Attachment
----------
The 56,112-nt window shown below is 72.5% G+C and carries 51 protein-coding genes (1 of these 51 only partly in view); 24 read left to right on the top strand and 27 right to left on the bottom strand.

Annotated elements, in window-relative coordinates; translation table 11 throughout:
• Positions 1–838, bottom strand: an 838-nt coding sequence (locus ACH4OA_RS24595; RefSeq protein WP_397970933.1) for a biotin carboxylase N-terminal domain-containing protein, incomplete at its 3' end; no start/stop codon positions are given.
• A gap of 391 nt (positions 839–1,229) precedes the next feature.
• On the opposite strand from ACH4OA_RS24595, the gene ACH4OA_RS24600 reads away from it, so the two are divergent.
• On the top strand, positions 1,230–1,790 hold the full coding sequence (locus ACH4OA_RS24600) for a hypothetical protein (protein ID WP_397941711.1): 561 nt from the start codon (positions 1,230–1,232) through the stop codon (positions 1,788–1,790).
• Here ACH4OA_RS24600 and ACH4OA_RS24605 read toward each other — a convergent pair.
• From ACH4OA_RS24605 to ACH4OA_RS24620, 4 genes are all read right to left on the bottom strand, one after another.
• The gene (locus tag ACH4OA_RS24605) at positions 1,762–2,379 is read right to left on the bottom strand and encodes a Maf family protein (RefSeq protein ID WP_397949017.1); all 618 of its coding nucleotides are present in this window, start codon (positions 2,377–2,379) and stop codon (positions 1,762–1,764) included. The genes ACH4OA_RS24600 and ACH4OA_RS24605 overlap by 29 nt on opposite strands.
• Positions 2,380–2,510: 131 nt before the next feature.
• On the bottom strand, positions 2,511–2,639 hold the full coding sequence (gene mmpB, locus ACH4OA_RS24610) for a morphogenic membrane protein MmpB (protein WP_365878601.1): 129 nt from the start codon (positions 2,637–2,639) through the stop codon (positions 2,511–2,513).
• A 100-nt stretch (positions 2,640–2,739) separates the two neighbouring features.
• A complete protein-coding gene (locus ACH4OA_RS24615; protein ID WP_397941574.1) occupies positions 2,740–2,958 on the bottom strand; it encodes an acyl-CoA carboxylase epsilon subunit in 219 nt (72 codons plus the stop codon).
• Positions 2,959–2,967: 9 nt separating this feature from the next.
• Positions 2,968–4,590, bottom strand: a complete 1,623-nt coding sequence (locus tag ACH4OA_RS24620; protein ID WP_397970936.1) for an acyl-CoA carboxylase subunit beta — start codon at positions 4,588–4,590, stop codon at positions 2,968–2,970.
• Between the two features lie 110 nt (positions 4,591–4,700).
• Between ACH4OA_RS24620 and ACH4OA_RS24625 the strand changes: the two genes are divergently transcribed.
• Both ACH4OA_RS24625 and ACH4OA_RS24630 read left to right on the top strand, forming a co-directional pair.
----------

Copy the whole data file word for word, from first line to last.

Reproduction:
The 56,112-nt window shown below is 72.5% G+C and carries 51 protein-coding genes (1 of these 51 only partly in view); 24 read left to right on the top strand and 27 right to left on the bottom strand.

Annotated elements, in window-relative coordinates; translation table 11 throughout:
• Positions 1–838, bottom strand: an 838-nt coding sequence (locus ACH4OA_RS24595; RefSeq protein WP_397970933.1) for a biotin carboxylase N-terminal domain-containing protein, incomplete at its 3' end; no start/stop codon positions are given.
• A gap of 391 nt (positions 839–1,229) precedes the next feature.
• On the opposite strand from ACH4OA_RS24595, the gene ACH4OA_RS24600 reads away from it, so the two are divergent.
• On the top strand, positions 1,230–1,790 hold the full coding sequence (locus ACH4OA_RS24600) for a hypothetical protein (protein ID WP_397941711.1): 561 nt from the start codon (positions 1,230–1,232) through the stop codon (positions 1,788–1,790).
• Here ACH4OA_RS24600 and ACH4OA_RS24605 read toward each other — a convergent pair.
• From ACH4OA_RS24605 to ACH4OA_RS24620, 4 genes are all read right to left on the bottom strand, one after another.
• The gene (locus tag ACH4OA_RS24605) at positions 1,762–2,379 is read right to left on the bottom strand and encodes a Maf family protein (RefSeq protein ID WP_397949017.1); all 618 of its coding nucleotides are present in this window, start codon (positions 2,377–2,379) and stop codon (positions 1,762–1,764) included. The genes ACH4OA_RS24600 and ACH4OA_RS24605 overlap by 29 nt on opposite strands.
• Positions 2,380–2,510: 131 nt before the next feature.
• On the bottom strand, positions 2,511–2,639 hold the full coding sequence (gene mmpB, locus ACH4OA_RS24610) for a morphogenic membrane protein MmpB (protein WP_365878601.1): 129 nt from the start codon (positions 2,637–2,639) through the stop codon (positions 2,511–2,513).
• A 100-nt stretch (positions 2,640–2,739) separates the two neighbouring features.
• A complete protein-coding gene (locus ACH4OA_RS24615; protein ID WP_397941574.1) occupies positions 2,740–2,958 on the bottom strand; it encodes an acyl-CoA carboxylase epsilon subunit in 219 nt (72 codons plus the stop codon).
• Positions 2,959–2,967: 9 nt separating this feature from the next.
• Positions 2,968–4,590, bottom strand: a complete 1,623-nt coding sequence (locus tag ACH4OA_RS24620; protein ID WP_397970936.1) for an acyl-CoA carboxylase subunit beta — start codon at positions 4,588–4,590, stop codon at positions 2,968–2,970.
• Between the two features lie 110 nt (positions 4,591–4,700).
• Between ACH4OA_RS24620 and ACH4OA_RS24625 the strand changes: the two genes are divergently transcribed.
• Both ACH4OA_RS24625 and ACH4OA_RS24630 read left to right on the top strand, forming a co-directional pair.